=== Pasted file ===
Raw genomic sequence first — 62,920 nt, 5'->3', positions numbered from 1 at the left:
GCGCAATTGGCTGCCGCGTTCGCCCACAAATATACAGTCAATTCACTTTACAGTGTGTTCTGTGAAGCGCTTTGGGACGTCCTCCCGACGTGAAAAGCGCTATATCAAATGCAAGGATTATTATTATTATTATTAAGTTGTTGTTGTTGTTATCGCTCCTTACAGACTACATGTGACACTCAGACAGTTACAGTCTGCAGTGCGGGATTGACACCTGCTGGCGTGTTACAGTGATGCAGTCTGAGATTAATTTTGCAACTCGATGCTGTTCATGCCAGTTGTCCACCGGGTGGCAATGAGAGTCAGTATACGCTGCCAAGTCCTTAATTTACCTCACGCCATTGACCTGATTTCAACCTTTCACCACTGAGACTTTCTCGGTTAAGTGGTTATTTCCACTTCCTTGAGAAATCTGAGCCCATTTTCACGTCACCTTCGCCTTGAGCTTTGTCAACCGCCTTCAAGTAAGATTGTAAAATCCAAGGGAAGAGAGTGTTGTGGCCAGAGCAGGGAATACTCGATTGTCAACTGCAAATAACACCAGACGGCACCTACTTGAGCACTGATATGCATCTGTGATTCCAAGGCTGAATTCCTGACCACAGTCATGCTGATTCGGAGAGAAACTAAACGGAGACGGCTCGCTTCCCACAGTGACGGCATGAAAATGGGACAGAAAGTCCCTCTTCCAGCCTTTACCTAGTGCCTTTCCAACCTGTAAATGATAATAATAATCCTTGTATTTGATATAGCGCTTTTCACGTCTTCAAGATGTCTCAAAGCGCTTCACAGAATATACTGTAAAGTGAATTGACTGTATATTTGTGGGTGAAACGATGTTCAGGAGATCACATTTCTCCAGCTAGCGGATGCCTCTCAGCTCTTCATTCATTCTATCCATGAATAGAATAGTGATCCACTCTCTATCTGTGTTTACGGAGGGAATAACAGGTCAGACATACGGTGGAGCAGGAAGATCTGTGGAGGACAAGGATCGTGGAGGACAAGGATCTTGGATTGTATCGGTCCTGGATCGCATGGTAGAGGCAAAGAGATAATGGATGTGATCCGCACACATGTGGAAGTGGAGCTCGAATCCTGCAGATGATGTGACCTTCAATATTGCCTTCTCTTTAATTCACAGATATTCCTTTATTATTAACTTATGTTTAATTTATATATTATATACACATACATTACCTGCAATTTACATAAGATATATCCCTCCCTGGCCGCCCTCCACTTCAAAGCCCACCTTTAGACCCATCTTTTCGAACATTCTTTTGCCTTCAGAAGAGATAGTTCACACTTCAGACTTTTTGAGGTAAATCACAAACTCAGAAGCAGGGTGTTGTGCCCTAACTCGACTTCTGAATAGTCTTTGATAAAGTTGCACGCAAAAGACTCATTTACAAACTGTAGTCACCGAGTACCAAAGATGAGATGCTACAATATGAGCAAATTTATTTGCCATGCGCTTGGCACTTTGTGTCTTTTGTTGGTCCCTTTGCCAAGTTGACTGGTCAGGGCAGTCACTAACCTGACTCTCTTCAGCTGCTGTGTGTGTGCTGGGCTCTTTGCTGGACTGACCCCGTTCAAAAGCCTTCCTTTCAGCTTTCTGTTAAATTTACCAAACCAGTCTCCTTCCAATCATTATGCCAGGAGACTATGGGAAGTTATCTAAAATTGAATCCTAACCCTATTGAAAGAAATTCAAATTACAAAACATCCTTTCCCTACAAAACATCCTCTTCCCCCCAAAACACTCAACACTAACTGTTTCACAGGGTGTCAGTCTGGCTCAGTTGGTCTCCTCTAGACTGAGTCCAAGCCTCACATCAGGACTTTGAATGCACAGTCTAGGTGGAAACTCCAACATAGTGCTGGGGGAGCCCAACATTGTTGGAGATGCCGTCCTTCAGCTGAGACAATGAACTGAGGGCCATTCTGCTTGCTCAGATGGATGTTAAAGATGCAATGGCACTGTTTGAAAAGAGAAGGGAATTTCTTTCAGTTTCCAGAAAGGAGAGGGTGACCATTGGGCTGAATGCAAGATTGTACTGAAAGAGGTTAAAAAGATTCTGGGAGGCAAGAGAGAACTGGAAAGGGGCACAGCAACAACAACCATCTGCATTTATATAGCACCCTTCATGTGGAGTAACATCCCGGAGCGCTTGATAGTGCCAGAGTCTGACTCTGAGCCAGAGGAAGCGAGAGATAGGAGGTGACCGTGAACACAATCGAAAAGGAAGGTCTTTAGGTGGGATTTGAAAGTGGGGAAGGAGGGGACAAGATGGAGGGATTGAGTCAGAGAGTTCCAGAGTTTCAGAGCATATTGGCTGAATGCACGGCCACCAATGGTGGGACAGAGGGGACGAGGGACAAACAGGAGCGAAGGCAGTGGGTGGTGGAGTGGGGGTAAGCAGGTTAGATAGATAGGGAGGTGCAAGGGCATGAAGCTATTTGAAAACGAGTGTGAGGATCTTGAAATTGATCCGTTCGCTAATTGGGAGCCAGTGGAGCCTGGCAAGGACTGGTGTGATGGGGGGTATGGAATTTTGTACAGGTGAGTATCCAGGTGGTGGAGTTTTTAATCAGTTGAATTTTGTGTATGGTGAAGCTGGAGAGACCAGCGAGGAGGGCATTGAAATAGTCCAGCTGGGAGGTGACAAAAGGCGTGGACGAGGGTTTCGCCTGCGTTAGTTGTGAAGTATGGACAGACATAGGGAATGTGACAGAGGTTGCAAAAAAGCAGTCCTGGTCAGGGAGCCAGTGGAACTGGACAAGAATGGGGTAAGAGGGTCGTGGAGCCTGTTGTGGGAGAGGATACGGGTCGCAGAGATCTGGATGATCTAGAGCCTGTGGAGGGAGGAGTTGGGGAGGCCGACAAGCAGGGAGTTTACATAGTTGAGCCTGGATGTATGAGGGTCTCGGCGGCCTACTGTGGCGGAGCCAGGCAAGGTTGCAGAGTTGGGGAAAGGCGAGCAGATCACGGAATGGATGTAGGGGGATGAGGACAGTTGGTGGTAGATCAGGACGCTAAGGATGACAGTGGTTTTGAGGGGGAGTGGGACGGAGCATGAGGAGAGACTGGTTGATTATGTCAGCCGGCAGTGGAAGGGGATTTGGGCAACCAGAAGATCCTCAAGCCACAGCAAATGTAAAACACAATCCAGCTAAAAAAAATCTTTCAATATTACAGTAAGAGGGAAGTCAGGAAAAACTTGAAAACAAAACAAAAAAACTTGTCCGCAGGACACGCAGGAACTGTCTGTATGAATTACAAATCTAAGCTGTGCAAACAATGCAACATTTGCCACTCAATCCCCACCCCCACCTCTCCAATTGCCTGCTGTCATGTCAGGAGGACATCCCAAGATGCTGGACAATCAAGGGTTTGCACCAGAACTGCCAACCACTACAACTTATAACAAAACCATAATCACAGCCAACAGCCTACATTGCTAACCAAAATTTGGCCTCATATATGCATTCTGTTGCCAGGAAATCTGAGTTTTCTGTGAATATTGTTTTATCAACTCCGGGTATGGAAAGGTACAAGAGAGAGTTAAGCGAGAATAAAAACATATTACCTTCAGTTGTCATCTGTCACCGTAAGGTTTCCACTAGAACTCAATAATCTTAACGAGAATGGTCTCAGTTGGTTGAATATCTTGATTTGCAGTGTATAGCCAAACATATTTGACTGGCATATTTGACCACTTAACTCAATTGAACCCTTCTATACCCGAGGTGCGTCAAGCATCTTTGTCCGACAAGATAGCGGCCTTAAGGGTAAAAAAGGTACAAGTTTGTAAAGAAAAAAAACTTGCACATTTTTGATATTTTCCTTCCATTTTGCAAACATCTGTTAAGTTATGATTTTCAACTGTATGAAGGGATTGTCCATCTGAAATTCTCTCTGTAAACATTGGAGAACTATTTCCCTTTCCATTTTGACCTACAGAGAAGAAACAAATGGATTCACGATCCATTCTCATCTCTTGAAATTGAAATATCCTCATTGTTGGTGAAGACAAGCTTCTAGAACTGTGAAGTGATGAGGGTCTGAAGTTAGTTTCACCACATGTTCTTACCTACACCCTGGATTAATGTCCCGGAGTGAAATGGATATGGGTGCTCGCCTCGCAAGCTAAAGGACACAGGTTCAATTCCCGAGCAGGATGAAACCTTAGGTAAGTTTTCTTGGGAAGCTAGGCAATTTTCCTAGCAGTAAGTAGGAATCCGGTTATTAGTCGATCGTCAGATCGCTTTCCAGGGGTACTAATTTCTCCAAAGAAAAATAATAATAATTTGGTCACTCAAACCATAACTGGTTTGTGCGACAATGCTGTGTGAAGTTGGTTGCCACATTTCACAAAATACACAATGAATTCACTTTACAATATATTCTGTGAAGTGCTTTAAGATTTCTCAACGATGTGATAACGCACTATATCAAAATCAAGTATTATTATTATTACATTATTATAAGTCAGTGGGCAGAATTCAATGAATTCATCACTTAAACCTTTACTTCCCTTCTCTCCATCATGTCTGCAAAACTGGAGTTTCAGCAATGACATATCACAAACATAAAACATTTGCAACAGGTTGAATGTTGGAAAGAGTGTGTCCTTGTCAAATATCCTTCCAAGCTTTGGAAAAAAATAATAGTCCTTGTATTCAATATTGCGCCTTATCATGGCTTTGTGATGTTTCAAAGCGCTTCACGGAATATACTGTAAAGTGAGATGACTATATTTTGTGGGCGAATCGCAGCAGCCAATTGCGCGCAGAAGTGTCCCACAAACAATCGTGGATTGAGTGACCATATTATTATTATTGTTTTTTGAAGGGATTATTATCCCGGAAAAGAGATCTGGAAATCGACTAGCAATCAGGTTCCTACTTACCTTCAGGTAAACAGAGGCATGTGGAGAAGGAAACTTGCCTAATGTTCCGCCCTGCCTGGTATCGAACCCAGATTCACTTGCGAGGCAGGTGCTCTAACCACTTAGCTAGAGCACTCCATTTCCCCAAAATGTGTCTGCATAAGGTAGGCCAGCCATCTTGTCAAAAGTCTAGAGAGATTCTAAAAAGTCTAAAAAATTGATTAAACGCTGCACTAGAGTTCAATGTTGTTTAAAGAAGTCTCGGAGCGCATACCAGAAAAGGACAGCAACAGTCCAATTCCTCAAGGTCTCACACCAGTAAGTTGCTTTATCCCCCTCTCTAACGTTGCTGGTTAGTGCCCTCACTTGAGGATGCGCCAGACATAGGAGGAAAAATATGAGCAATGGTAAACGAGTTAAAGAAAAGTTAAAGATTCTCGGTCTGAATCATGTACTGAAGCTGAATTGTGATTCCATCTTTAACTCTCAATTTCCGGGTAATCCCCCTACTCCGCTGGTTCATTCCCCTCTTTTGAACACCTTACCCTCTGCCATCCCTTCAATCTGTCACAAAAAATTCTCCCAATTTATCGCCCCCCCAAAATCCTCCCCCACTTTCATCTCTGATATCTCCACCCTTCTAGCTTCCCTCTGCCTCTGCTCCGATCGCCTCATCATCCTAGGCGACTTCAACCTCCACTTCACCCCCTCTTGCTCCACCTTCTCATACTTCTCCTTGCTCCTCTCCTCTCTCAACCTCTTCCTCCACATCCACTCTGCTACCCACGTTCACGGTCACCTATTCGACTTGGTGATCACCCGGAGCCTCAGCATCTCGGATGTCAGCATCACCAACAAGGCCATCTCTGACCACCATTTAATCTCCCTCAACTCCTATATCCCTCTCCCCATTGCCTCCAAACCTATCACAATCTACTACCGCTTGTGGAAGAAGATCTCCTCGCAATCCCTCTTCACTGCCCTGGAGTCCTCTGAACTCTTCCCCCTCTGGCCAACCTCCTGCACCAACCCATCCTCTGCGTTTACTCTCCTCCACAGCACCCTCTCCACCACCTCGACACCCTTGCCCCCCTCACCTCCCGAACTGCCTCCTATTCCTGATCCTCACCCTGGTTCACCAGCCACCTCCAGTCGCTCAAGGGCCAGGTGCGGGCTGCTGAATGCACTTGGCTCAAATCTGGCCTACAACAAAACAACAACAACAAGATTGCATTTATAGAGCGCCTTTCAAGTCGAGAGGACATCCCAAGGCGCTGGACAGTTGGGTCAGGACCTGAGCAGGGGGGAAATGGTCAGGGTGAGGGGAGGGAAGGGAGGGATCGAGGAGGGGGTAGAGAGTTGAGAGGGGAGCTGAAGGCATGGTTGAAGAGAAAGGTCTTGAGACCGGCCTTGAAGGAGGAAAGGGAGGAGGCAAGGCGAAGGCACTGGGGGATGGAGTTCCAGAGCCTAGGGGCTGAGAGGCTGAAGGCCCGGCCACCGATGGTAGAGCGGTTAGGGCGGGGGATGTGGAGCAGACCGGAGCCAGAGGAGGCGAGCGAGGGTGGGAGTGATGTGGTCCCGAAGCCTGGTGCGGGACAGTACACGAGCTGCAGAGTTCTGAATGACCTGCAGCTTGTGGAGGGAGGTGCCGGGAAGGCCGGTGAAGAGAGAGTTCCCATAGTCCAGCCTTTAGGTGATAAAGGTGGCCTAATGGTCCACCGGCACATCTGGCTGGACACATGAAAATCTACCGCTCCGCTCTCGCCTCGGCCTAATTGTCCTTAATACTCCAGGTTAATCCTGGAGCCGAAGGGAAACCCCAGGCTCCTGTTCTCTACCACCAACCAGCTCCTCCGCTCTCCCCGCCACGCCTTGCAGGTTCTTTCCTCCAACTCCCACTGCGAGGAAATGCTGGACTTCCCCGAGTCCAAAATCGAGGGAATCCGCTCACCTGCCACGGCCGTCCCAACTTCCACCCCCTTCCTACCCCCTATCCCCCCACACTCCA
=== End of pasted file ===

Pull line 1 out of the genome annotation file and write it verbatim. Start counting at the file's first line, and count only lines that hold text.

Raw genomic sequence first — 62,920 nt, 5'->3', positions numbered from 1 at the left: